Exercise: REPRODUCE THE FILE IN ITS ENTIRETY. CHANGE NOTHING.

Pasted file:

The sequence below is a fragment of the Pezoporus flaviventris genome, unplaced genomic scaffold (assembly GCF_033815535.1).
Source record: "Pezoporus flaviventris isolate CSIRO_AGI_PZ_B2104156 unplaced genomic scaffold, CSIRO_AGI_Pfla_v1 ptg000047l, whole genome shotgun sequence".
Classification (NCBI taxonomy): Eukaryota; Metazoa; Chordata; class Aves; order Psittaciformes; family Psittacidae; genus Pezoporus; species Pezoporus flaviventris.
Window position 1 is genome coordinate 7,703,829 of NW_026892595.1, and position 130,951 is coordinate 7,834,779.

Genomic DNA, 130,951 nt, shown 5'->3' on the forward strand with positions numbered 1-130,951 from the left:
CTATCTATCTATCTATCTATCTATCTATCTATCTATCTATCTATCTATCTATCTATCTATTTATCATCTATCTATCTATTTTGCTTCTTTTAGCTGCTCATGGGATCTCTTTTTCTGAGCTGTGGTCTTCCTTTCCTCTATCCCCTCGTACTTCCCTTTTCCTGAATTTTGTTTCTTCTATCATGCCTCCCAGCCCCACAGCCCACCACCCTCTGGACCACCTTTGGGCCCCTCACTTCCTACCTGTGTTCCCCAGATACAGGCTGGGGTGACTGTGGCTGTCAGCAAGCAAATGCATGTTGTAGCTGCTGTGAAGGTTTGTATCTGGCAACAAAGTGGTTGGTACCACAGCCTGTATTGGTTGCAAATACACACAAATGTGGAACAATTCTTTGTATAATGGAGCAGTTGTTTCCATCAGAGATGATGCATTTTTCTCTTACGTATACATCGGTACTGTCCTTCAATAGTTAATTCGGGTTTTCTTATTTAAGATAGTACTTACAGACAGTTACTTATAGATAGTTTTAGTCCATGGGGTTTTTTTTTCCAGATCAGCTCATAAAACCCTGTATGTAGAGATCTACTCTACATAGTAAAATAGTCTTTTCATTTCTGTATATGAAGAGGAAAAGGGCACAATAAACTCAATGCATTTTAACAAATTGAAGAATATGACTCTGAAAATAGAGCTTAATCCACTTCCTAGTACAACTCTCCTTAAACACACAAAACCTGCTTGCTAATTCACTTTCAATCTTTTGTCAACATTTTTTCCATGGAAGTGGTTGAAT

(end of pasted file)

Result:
The sequence below is a fragment of the Pezoporus flaviventris genome, unplaced genomic scaffold (assembly GCF_033815535.1).
Source record: "Pezoporus flaviventris isolate CSIRO_AGI_PZ_B2104156 unplaced genomic scaffold, CSIRO_AGI_Pfla_v1 ptg000047l, whole genome shotgun sequence".
Classification (NCBI taxonomy): Eukaryota; Metazoa; Chordata; class Aves; order Psittaciformes; family Psittacidae; genus Pezoporus; species Pezoporus flaviventris.
Window position 1 is genome coordinate 7,703,829 of NW_026892595.1, and position 130,951 is coordinate 7,834,779.

Genomic DNA, 130,951 nt, shown 5'->3' on the forward strand with positions numbered 1-130,951 from the left:
CTATCTATCTATCTATCTATCTATCTATCTATCTATCTATCTATCTATCTATCTATCTATTTATCATCTATCTATCTATTTTGCTTCTTTTAGCTGCTCATGGGATCTCTTTTTCTGAGCTGTGGTCTTCCTTTCCTCTATCCCCTCGTACTTCCCTTTTCCTGAATTTTGTTTCTTCTATCATGCCTCCCAGCCCCACAGCCCACCACCCTCTGGACCACCTTTGGGCCCCTCACTTCCTACCTGTGTTCCCCAGATACAGGCTGGGGTGACTGTGGCTGTCAGCAAGCAAATGCATGTTGTAGCTGCTGTGAAGGTTTGTATCTGGCAACAAAGTGGTTGGTACCACAGCCTGTATTGGTTGCAAATACACACAAATGTGGAACAATTCTTTGTATAATGGAGCAGTTGTTTCCATCAGAGATGATGCATTTTTCTCTTACGTATACATCGGTACTGTCCTTCAATAGTTAATTCGGGTTTTCTTATTTAAGATAGTACTTACAGACAGTTACTTATAGATAGTTTTAGTCCATGGGGTTTTTTTTTCCAGATCAGCTCATAAAACCCTGTATGTAGAGATCTACTCTACATAGTAAAATAGTCTTTTCATTTCTGTATATGAAGAGGAAAAGGGCACAATAAACTCAATGCATTTTAACAAATTGAAGAATATGACTCTGAAAATAGAGCTTAATCCACTTCCTAGTACAACTCTCCTTAAACACACAAAACCTGCTTGCTAATTCACTTTCAATCTTTTGTCAACATTTTTTCCATGGAAGTGGTTGAAT